The Future of the Bamiyan Buddha Statues: Heritage Reconstruction in Theory and Practice

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Masanori Nagaoka
Springer Nature, Dec 7, 2020 - Social Science - 364 pages
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This Open Access book explores heritage conservation ethics of post conflict and provides an important historical record of the possible reconstruction of the Bamiyan Buddha statues, which was inscribed in the UNESCO World Heritage List in Danger in 2003 as “Cultural Landscape and Archaeological Remains of the Bamiyan Valley”. With the condition that most surface of the original fragments of the Buddha statues were lost due to acts of deliberate destruction, this publication explores a reference point for conservation practitioners and policy makers around the world as they consider how to respond to on-going acts of destruction of cultural heritage.

Whilst there has been an emerging debate to the ethics and nature of heritage reconstruction, this volume provides a plethora of ideas and approaches concerning the future treatment of the Bamiyan Buddha statues. It also addresses a number of fundamental questions on potential heritage reconstruction: how it will be done; who will decide; and what it should be done for. Moreover when it comes to the inscribed World Heritage properties, how can reconstructed heritage using non-original materials be considered to retain authenticity?

With a view to serving as a precedent for potential decisions taken elsewhere in the world for cultural properties impacted by acts of violence and destruction, this volume introduces academic researches, experiences and observations of heritage conservation theory and practice of heritage reconstruction. It also addresses the issue not merely from the point of a material conservation philosophy but within the context of holistic strategies for the protection of human rights and promotion of peace building.


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The Future of the Bamiyan Buddha Statues Evolving Conservation Ethics and Principles concerning Intentionally Destructed Cultural Heritage
Part II An Overall Review of the Emergency Interventions at the Bamiyan World Heritage Property Implemented from 2003 to 2017
Safeguarding the Buddha Statues in Bamiyan and the Sustainable Protection of Afghan Cultural Heritage
Safeguarding and Preservation Activities at the Giant Buddhas and Other Monuments in the Bamiyan Valley 20042017
Cultural Identity and the Revival of Values After the Demolishment of Bamiyans Buddhist Wall Paintings
The Cultural Master Plan of Bamiyan The Sustainability Dilemma of Protection and Progress
Part III Deliberate Destruction of Heritage and Its Recovery
World Heritage and Reconstruction An Overview and Lessons Learnt for the Bamiyan Valley
The Roles of the Locals and the Possible Reconstruction of the Destroyed Buddha Statues in the Bamiyan Valley Afghanisatan
Learning from Ground Zero The Presence of Absence at Two Sites of Destruction
Part V Future Treatment of the Bamiyan Buddha Statues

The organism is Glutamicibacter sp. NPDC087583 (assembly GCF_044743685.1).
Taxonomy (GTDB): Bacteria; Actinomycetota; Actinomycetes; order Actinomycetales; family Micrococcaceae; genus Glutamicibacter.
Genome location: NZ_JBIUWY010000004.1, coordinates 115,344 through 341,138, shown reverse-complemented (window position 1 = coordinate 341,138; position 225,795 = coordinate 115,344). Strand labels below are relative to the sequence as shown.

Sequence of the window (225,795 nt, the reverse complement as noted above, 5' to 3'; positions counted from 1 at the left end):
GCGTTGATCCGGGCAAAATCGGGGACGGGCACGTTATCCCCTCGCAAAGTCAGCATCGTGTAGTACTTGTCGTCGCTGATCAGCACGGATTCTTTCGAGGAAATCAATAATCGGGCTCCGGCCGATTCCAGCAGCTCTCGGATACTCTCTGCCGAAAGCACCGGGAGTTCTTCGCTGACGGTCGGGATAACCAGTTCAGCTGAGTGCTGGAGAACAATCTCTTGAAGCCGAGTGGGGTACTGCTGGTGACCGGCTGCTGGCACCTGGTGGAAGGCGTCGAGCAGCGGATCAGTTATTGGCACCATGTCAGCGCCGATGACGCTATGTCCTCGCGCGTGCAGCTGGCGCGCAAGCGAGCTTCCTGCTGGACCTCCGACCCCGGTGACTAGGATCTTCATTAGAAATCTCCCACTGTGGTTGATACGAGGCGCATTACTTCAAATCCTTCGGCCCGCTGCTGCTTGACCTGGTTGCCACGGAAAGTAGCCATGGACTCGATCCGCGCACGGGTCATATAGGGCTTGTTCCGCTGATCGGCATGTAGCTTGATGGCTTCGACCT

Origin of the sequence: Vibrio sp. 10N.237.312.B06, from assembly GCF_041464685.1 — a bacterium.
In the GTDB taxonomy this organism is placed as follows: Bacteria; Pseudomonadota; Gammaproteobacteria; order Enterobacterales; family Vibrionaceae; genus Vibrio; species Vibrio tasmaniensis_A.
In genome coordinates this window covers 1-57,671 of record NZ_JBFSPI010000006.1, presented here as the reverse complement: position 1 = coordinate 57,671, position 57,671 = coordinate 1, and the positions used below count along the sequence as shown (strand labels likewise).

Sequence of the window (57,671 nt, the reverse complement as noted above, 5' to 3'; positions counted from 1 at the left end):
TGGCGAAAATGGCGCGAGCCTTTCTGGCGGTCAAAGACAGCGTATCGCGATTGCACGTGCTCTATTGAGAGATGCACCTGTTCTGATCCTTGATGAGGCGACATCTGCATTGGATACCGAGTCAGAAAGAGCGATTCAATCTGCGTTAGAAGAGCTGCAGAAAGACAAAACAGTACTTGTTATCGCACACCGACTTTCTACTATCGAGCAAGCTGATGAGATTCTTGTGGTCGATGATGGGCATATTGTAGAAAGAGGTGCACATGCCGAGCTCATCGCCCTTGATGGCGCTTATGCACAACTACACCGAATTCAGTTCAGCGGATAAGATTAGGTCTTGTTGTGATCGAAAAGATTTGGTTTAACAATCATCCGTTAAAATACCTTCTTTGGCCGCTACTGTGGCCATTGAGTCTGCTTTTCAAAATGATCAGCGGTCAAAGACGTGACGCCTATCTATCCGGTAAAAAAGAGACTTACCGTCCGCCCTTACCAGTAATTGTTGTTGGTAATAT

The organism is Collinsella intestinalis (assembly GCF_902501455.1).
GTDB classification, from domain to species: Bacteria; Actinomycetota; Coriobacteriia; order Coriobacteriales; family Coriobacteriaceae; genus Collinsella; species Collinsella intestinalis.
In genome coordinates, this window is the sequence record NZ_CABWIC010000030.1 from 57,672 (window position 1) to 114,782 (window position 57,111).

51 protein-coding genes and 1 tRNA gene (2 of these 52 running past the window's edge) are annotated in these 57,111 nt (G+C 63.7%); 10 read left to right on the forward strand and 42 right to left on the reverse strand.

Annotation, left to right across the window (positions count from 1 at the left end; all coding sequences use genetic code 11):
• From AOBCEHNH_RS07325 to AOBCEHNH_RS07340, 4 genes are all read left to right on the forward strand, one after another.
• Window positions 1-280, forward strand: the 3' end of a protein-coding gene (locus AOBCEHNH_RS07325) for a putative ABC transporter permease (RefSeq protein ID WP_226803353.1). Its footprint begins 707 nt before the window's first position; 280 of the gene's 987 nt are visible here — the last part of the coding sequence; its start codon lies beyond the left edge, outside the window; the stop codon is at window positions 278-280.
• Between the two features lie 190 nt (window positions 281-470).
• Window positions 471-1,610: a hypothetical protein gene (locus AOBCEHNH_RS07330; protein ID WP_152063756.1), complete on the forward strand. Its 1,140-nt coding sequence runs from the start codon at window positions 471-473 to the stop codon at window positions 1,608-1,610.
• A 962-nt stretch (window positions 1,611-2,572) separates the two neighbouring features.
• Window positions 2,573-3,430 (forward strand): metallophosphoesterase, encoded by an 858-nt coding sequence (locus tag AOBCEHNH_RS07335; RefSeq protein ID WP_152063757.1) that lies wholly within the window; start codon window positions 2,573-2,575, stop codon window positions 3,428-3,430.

Reflections on the Case of Bamiyan
Entangled Narrative Biographies of the Colossal Sculptures of Bāmiyān Heroes of the Mythic History of the Conversion to Islam
Could the Giant Buddha Statues of Bamiyan Be Considered as a Case of Exceptional Circumstances for Reconstruction?
Emptiness and Authenticity at Bamiyan
Part VI Technical Intervention Proposals for the Reconstruction of Bamiyan Buddha Statue

Palmyra From War and Destruction to Rehabilitation
Role of the Traditional Masonry Corporation in the Process of Reconstruction of the Destroyed Mausolees in Timbuktu Mali
Jewish Attitudes to the Reconstruction of Synagogues in post World War II Europe
Part IV Heritage Reconstruction in Theory
Destruction and Reconstruction of Cultural Heritage as FutureMaking
The Renaissance of Bamiyan Afghanistan and Some Proposals for the Revitalisation of the Bamiyan Valley
Physical Revitalization of the Eastern Buddha Statue in Bamiyan Using Reinforced Adobe Material
Technical Proposal for Revitalizing the Eastern Buddha Statue in Bamiyan

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About the author (2020)

Dr. Masanori Nagaoka currently works at the UNESCO Phnom Penh Office as Culture Specialist. He has been working in the Culture sector of UNESCO for 17 years at both headquarters (UNESCO World Heritage Centre) and field offices (Jakarta cluster office and Kabul office). Having implemented a number of projects and activities including in Afghanistan, Timor Leste, the Philippines, Indonesia and so forth, he has managed projects and programmes in all fields of UNESCO Culture sector, which includes safeguarding of both tangible and intangible cultural heritage, promotion of cultural diversity and tourism, culture policies for sustainable development, museums management and promotion of UNESCO normative instruments. He holds a PhD in Heritage Studies from Tsukuba University in Japan and received a Master Degree in Archaeology and Art History from Columbia University in New York, USA. He published a number of scientific peer-reviewed papers by Routledge, Springer, Emerald, ICOMOS and so forth.

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